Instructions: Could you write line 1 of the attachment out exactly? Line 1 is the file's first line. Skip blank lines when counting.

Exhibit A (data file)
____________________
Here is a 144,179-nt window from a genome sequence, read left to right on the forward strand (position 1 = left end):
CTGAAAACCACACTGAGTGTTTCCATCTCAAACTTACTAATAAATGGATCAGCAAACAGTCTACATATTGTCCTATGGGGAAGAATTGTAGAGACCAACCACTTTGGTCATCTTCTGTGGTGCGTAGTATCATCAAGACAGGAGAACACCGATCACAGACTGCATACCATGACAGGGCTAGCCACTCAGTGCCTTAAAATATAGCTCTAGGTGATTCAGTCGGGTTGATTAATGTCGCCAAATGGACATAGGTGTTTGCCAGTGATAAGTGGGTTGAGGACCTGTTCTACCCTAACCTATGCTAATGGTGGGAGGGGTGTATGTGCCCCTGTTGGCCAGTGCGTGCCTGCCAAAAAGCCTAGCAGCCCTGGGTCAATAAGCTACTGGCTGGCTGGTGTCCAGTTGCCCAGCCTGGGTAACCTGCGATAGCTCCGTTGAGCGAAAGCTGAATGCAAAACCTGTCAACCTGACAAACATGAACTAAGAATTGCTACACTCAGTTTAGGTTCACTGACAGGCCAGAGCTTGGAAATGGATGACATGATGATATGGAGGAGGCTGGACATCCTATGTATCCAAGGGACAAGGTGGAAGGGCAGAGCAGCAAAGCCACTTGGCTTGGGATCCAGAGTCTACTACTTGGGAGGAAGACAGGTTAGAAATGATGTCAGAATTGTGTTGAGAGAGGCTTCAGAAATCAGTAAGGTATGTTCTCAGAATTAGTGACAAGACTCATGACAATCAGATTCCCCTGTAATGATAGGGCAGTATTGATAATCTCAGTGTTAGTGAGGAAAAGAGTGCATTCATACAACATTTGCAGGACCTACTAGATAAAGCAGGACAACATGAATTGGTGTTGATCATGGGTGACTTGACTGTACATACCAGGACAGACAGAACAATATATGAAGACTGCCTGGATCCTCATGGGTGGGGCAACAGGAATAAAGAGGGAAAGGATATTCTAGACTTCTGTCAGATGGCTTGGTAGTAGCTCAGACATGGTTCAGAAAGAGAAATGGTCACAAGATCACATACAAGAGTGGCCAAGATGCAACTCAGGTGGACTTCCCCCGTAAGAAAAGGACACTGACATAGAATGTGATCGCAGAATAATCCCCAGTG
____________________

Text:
Here is a 144,179-nt window from a genome sequence, read left to right on the forward strand (position 1 = left end):